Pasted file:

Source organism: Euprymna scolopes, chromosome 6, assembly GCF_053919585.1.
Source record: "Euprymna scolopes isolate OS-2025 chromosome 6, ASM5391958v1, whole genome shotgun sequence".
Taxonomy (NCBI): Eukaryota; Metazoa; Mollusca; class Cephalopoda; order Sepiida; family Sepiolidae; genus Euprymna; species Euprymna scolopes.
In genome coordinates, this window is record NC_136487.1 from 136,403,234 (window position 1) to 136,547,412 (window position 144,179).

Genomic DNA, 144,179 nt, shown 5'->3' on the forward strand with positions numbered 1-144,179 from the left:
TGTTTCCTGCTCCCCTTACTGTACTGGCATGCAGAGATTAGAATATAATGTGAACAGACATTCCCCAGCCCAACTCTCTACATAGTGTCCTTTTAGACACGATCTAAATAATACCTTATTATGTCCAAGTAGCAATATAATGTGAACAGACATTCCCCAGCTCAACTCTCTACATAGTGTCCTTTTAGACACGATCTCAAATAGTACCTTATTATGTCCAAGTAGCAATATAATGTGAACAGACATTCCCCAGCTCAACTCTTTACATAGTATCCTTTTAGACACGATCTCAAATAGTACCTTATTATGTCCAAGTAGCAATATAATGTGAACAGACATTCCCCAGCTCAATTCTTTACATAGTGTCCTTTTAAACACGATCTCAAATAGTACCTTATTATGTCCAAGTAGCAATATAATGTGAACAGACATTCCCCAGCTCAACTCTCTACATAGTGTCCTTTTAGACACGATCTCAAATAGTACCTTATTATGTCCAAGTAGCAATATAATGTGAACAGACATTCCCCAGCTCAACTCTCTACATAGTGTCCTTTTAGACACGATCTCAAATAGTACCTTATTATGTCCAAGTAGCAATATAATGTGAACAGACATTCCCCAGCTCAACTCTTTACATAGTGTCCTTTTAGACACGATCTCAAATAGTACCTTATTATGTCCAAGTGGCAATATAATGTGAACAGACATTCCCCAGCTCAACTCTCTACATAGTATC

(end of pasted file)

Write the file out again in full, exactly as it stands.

Source organism: Euprymna scolopes, chromosome 6, assembly GCF_053919585.1.
Source record: "Euprymna scolopes isolate OS-2025 chromosome 6, ASM5391958v1, whole genome shotgun sequence".
Taxonomy (NCBI): Eukaryota; Metazoa; Mollusca; class Cephalopoda; order Sepiida; family Sepiolidae; genus Euprymna; species Euprymna scolopes.
In genome coordinates, this window is record NC_136487.1 from 136,403,234 (window position 1) to 136,547,412 (window position 144,179).

Genomic DNA, 144,179 nt, shown 5'->3' on the forward strand with positions numbered 1-144,179 from the left:
TGTTTCCTGCTCCCCTTACTGTACTGGCATGCAGAGATTAGAATATAATGTGAACAGACATTCCCCAGCCCAACTCTCTACATAGTGTCCTTTTAGACACGATCTAAATAATACCTTATTATGTCCAAGTAGCAATATAATGTGAACAGACATTCCCCAGCTCAACTCTCTACATAGTGTCCTTTTAGACACGATCTCAAATAGTACCTTATTATGTCCAAGTAGCAATATAATGTGAACAGACATTCCCCAGCTCAACTCTTTACATAGTATCCTTTTAGACACGATCTCAAATAGTACCTTATTATGTCCAAGTAGCAATATAATGTGAACAGACATTCCCCAGCTCAATTCTTTACATAGTGTCCTTTTAAACACGATCTCAAATAGTACCTTATTATGTCCAAGTAGCAATATAATGTGAACAGACATTCCCCAGCTCAACTCTCTACATAGTGTCCTTTTAGACACGATCTCAAATAGTACCTTATTATGTCCAAGTAGCAATATAATGTGAACAGACATTCCCCAGCTCAACTCTCTACATAGTGTCCTTTTAGACACGATCTCAAATAGTACCTTATTATGTCCAAGTAGCAATATAATGTGAACAGACATTCCCCAGCTCAACTCTTTACATAGTGTCCTTTTAGACACGATCTCAAATAGTACCTTATTATGTCCAAGTGGCAATATAATGTGAACAGACATTCCCCAGCTCAACTCTCTACATAGTATC